Wednesday, January 23, 2013

painting laminate furniture

I introduced my new little design adventure yesterday, Ampersand Interiors, and now I'm going to show you some before and afters of some of the pieces I made in the booth (at 5th Avenue Antiques, y'all). 

First I'll introduce you to sad little mid-century modern side table. How miserable he was with his discolored laminate top and chipped side legs..

and a little bit cuter, but only from afar, ol' chipped mid-cent dresser. Yep, I abbrev-ed mid-century. And abbreviated. 

He had a laminate top as well.

I researched how to paint laminate, and I'm going to let you in on my findings. First up was to wipe the entire piece down so it's free of dust and grim. Then remove the hardware. 

Yeah, this guy looks pretty much the same wiped down..

After researching several tutorials, the consensus from most was to use Kilz Primer. You KNOW how much I love to use spray primer, but I felt like I should break out the roller for this project since these were pieces of furniture that would have stuff constantly sitting on the top surface (rather than something like a lamp or doodad that wouldn't see much traffic/handling). 

Before you prime, go over the surface with a block sander (that's what that black block is in the picture below). I got a fine/medium grit and went over all the surfaces I was painting on the furniture.

A random tip: I lined my paint tray with aluminum foil so that I could reuse it without have to clean paint out of it.

I primed them outside. I rolled the primer over the surfaces I was going to paint, and I did a second coat on the top of both pieces. Of course I forgot to take one of the small table during this step.. On both, I used a 1" brush to get the primer on places the roller wouldn't reach.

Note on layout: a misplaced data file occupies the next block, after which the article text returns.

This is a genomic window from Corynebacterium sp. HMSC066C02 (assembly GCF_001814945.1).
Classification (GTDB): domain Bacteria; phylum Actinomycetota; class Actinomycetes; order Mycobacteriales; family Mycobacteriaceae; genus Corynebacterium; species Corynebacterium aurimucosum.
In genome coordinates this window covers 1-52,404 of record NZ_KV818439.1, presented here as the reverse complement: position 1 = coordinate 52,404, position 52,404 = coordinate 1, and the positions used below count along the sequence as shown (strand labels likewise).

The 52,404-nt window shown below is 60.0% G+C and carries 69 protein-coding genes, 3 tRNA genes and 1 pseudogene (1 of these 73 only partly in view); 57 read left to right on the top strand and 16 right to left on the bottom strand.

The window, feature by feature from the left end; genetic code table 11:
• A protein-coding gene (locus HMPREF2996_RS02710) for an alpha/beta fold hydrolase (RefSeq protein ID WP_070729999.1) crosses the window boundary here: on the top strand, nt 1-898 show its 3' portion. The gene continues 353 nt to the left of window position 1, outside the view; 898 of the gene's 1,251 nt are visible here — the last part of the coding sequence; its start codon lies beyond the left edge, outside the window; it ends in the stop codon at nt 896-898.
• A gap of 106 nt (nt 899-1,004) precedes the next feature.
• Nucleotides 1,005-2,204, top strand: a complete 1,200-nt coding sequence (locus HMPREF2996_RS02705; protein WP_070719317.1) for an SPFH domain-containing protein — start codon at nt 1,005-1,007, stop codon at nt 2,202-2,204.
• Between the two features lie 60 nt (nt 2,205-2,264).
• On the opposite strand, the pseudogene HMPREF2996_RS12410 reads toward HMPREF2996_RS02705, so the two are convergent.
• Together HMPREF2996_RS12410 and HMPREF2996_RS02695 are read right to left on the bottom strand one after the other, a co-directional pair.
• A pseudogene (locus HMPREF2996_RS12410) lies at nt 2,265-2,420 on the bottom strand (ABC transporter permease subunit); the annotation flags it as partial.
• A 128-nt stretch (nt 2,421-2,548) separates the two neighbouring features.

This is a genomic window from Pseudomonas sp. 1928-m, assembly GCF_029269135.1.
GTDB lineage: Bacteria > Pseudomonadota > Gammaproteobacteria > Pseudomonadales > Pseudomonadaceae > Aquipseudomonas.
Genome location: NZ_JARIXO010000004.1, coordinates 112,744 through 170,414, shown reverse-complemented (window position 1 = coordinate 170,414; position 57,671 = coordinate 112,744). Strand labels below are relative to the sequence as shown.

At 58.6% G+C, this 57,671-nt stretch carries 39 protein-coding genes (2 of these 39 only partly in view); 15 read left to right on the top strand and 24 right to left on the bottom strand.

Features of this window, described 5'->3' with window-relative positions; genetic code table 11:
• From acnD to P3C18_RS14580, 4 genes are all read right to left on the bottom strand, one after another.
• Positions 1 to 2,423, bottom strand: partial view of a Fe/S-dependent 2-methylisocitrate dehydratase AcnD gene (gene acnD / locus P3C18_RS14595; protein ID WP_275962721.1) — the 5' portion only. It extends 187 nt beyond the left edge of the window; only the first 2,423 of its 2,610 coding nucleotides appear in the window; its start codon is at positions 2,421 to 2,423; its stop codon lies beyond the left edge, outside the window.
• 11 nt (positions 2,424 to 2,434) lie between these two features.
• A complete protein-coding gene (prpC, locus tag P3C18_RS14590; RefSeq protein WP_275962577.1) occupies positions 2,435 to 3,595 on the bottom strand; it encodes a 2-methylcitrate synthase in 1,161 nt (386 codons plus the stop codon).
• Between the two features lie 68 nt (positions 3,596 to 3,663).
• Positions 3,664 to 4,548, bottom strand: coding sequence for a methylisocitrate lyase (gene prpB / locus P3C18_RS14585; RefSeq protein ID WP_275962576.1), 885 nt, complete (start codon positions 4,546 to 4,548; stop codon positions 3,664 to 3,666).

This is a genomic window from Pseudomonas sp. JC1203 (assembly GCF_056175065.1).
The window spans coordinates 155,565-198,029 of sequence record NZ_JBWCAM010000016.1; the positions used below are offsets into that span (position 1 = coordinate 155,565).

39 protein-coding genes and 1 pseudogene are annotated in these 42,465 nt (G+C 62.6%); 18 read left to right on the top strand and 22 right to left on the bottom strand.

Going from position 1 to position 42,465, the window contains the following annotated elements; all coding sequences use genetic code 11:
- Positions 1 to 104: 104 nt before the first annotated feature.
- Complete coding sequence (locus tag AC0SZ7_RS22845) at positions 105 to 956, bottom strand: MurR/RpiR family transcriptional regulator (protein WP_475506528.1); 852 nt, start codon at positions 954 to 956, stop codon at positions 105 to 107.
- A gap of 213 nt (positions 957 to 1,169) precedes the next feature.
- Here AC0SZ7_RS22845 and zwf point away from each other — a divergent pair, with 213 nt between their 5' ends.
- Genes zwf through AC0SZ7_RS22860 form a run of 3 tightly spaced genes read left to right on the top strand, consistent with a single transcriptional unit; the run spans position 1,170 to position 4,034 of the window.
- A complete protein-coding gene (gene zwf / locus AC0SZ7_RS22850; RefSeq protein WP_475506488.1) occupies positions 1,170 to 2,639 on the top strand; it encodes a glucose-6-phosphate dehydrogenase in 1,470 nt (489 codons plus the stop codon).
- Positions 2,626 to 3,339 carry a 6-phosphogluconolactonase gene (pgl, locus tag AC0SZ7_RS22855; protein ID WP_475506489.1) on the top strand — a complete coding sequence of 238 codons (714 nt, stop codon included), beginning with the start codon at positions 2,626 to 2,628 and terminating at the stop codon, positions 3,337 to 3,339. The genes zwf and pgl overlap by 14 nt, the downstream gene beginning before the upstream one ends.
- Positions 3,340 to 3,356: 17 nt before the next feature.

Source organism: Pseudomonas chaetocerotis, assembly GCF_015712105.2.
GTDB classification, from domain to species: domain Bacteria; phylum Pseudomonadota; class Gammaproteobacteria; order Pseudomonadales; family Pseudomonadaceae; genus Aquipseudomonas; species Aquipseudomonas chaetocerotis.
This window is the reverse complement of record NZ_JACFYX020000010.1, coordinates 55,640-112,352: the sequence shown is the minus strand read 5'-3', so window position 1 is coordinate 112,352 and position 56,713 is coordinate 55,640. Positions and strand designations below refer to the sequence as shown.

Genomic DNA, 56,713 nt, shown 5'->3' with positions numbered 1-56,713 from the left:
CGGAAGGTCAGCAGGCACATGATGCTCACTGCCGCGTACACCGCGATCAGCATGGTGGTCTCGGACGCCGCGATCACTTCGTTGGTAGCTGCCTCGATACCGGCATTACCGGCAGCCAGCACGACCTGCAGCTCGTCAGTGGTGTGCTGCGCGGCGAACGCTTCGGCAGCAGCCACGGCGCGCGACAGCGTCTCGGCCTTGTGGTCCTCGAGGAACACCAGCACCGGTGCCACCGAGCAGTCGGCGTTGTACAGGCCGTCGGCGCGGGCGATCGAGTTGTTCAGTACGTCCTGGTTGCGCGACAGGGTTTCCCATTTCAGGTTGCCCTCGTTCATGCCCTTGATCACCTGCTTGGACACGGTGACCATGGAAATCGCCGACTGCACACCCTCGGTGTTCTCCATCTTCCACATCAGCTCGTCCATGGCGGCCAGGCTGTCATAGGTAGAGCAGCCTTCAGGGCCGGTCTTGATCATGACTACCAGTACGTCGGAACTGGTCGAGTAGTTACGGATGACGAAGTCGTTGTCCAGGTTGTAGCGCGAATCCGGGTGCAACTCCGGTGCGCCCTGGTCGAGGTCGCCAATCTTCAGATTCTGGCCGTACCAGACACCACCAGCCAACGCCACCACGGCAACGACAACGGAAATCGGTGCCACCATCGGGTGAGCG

Did you know Pantone's Color of the Year this year is Emerald? It inspired me to paint this little pup Rust-oleum Meadow Green.

Since it's been so long from my last tutorial, I shall repeat: 

Light even layers of paint!

 See how SUPER light this first coat is? Believe me, I know how hard it is to stop with only this tiny bit of paint, but you must step back and let it dry for a bit. Also, constantly keep your hand moving. If you hold it in one position, the paint will glob up and drip, then you'll have to sand it down and start over. The horror!  

I probably did about 10 layers. Luckily I was working on the other piece as well so I could make myself drop the green can and go pick up the white one.

 While I sprayed this big boy, I wrapped the legs in foil. It saved me from having to tape it off with painters tape.

We had quite the project city going on in the front yard.

My roommate Kate is getting married, and she was making stuff for her wedding while I painted. Check out those awesome corn hole boards! 

Gah, I love a good craft day. 

After the bajillion layers of paint. See how nicely it filled in?

Oooo wee, I dig him!

I feel like he's a little irish looking with his shiny gold handle.

And this bad boy.. don't get me started. It took all I had not to squeeze him into my room. 

I wiped some Howard Restor-a-Finish over the drawers and legs with an old cut up tshirt. 

I love the way he turned out.

Yeah, stare into the sun, you gorgeous thing, you. 

After they dried thoroughly overnight, I loaded them up and put them in the booth!

Go check em out y'all! 

If you adopt one of these puppies, I'd love to see it in your space! 


  1. Hi Rachel. I just found you through Exceptionally Ecelectic - who I just found yesterday :-) When I saw you standing there holding an Alabama string map, I had to come check out your blog. I haven't find many fellow Alabama decor and diy bloggers and it's always fun when I do.

    The little green table turned out darling! The chest did too, but I'm loving that green.

    Wanda from Sylacauga

  2. OK. Now you think I'm nuts, annnnnd you'd be pretty much spot on. I meant, of course, Eclectically Vintage. Sigh.

    Wanda @ Just Vintage